This is an archived page. It's not actively maintained.

Limitations of frame scripts

Frame scripts run with system privileges and have access to the Components object, enabling them to use XPCOM objects and JSMs. Many privileged APIs will just work in a content process. Anything that just manipulates data structures will just work. XHR and Workers will work. However, some APIs that work in the chrome process will not work in a frame script. This article lists the most important of these APIs.

File I/O

You should not write to or read from the disk from a frame script, in particular, the profile directory. Even if this is possible, you should not do it and may expect that it could stop working at any time. File I/O should all be done in the chrome process. For example:

XUL and browser UI

Anything that tries to touch the browser UI or anything to do with XUL is likely not to work in the content process. For example:


Some services will not work in frame scripts.

  • Services.downloads

Chrome windows

Anything that needs to use Chrome windows will not work in the content process. For example:

Places API

The Places API can't be used inside a frame script. For example:

Observers in the content process

As noted in Observers in the chrome process, most observers should be registered in the chrome process and will not work in the content process. The exceptions are:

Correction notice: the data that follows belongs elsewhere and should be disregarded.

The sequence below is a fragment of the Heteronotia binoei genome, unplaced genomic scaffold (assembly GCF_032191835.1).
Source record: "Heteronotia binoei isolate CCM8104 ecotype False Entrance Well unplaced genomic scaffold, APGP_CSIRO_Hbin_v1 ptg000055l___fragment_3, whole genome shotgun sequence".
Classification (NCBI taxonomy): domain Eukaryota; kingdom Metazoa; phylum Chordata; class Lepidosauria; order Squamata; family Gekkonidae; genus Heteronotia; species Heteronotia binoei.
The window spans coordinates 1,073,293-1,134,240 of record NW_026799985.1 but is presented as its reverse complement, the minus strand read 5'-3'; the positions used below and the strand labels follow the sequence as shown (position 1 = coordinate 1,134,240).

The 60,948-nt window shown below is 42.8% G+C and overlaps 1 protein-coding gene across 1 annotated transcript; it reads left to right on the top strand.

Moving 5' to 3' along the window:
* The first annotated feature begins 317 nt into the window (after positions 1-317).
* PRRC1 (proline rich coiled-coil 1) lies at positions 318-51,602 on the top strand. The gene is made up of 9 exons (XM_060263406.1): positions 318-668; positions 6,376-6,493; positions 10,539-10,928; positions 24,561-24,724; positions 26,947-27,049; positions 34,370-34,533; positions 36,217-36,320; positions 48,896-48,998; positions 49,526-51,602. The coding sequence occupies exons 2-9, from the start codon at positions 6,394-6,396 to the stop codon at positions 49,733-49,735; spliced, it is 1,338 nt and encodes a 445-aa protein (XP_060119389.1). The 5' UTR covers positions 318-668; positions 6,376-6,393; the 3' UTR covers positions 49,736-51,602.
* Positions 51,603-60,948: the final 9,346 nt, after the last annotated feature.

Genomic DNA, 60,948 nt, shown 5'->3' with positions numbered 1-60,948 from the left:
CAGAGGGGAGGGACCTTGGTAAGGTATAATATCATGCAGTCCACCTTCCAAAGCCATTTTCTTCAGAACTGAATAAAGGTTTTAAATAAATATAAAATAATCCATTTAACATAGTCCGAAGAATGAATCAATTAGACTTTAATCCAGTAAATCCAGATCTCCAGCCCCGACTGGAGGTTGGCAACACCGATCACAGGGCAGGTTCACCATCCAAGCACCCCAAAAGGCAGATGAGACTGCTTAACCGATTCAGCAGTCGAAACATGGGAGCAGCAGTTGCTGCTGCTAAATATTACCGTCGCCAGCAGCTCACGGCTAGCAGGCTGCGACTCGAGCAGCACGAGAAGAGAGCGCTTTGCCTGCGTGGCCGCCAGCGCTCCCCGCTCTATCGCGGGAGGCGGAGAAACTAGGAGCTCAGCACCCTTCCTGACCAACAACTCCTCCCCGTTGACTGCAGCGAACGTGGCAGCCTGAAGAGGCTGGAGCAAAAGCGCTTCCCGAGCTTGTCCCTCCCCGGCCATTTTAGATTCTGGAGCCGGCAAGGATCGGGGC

These must be registered in the content process.

QI from content window to chrome window

There's a particular pattern often used to get from a content window to the associated chrome window. It looks something like this:
This will no longer work. In the content process, the root tree item is an nsITabChild, that cannot be converted to an nsIDOMWindow, so the second getInterface call here will fail.

If you want a chrome window: send a message from the content process using the message manager. The target property of the object passed into the message handler in the chrome process is the XUL <browser> receiving the message, and you can get the chrome window from that (I'm not sure how).


By default, custom about: pages registered using nsIAboutModule are loaded in the chrome process. This means that you can't access their content from the content process (via XHR, for example).

There is a shim for this that makes the content of about: pages registered by the add-on transparently available in the content process.

To avoid the shim: If you need to access the content of your about page from the content process, you need to register the nsIAboutModule in the content process as well as the chrome process. By default, about: pages (except for a small whitelist) are loaded in the chrome process when browsed to from the AwesomeBar.

JavaScript code modules (JSMs)

In multiprocess Firefox, a JSM loaded into the content process does not share any state with the same JSM loaded into the chrome process. See the entry in the Limitations on chrome scripts page.